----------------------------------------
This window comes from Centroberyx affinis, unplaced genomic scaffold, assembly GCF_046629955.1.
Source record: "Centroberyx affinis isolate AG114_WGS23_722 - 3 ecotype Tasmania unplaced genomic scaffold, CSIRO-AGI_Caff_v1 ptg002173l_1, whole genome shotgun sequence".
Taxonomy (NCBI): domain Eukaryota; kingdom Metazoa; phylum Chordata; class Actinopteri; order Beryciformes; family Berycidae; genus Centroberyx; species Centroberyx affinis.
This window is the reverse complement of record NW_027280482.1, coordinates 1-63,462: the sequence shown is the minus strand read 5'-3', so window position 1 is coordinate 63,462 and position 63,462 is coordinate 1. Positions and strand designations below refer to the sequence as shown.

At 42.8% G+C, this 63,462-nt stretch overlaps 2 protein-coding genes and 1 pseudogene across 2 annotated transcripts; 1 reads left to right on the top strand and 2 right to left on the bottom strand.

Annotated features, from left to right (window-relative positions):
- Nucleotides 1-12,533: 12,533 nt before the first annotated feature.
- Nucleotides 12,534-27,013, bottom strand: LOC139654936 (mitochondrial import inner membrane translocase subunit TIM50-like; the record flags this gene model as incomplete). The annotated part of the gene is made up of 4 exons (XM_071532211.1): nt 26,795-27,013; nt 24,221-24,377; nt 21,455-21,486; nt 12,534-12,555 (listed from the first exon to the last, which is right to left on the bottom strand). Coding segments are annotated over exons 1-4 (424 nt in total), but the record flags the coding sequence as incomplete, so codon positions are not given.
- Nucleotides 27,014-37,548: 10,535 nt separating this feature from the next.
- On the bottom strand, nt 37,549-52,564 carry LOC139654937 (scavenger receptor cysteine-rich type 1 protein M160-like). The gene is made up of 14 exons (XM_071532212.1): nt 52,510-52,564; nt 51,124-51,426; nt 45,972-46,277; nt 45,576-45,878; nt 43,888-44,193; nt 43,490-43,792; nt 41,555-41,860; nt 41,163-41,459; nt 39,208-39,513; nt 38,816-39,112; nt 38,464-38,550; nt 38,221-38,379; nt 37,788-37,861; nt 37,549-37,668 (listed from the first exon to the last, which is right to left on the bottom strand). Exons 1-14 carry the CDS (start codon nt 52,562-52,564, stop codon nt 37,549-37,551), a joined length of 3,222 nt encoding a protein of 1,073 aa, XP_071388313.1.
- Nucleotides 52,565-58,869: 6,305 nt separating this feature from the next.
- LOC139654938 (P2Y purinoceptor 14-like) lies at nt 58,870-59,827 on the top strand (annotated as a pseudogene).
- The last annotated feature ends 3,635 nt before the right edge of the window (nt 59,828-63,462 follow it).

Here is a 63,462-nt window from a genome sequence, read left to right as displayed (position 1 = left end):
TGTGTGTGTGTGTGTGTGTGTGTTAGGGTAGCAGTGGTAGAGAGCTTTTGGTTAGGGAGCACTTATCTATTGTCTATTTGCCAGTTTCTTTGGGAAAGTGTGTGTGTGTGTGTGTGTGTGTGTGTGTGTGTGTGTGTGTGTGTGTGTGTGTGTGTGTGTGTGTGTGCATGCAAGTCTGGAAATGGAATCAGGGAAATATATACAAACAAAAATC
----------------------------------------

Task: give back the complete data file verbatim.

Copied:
This window comes from Centroberyx affinis, unplaced genomic scaffold, assembly GCF_046629955.1.
Source record: "Centroberyx affinis isolate AG114_WGS23_722 - 3 ecotype Tasmania unplaced genomic scaffold, CSIRO-AGI_Caff_v1 ptg002173l_1, whole genome shotgun sequence".
Taxonomy (NCBI): domain Eukaryota; kingdom Metazoa; phylum Chordata; class Actinopteri; order Beryciformes; family Berycidae; genus Centroberyx; species Centroberyx affinis.
This window is the reverse complement of record NW_027280482.1, coordinates 1-63,462: the sequence shown is the minus strand read 5'-3', so window position 1 is coordinate 63,462 and position 63,462 is coordinate 1. Positions and strand designations below refer to the sequence as shown.

At 42.8% G+C, this 63,462-nt stretch overlaps 2 protein-coding genes and 1 pseudogene across 2 annotated transcripts; 1 reads left to right on the top strand and 2 right to left on the bottom strand.

Annotated features, from left to right (window-relative positions):
- Nucleotides 1-12,533: 12,533 nt before the first annotated feature.
- Nucleotides 12,534-27,013, bottom strand: LOC139654936 (mitochondrial import inner membrane translocase subunit TIM50-like; the record flags this gene model as incomplete). The annotated part of the gene is made up of 4 exons (XM_071532211.1): nt 26,795-27,013; nt 24,221-24,377; nt 21,455-21,486; nt 12,534-12,555 (listed from the first exon to the last, which is right to left on the bottom strand). Coding segments are annotated over exons 1-4 (424 nt in total), but the record flags the coding sequence as incomplete, so codon positions are not given.
- Nucleotides 27,014-37,548: 10,535 nt separating this feature from the next.
- On the bottom strand, nt 37,549-52,564 carry LOC139654937 (scavenger receptor cysteine-rich type 1 protein M160-like). The gene is made up of 14 exons (XM_071532212.1): nt 52,510-52,564; nt 51,124-51,426; nt 45,972-46,277; nt 45,576-45,878; nt 43,888-44,193; nt 43,490-43,792; nt 41,555-41,860; nt 41,163-41,459; nt 39,208-39,513; nt 38,816-39,112; nt 38,464-38,550; nt 38,221-38,379; nt 37,788-37,861; nt 37,549-37,668 (listed from the first exon to the last, which is right to left on the bottom strand). Exons 1-14 carry the CDS (start codon nt 52,562-52,564, stop codon nt 37,549-37,551), a joined length of 3,222 nt encoding a protein of 1,073 aa, XP_071388313.1.
- Nucleotides 52,565-58,869: 6,305 nt separating this feature from the next.
- LOC139654938 (P2Y purinoceptor 14-like) lies at nt 58,870-59,827 on the top strand (annotated as a pseudogene).
- The last annotated feature ends 3,635 nt before the right edge of the window (nt 59,828-63,462 follow it).

Here is a 63,462-nt window from a genome sequence, read left to right as displayed (position 1 = left end):
TGTGTGTGTGTGTGTGTGTGTGTTAGGGTAGCAGTGGTAGAGAGCTTTTGGTTAGGGAGCACTTATCTATTGTCTATTTGCCAGTTTCTTTGGGAAAGTGTGTGTGTGTGTGTGTGTGTGTGTGTGTGTGTGTGTGTGTGTGTGTGTGTGTGTGTGTGTGTGTGTGCATGCAAGTCTGGAAATGGAATCAGGGAAATATATACAAACAAAAATC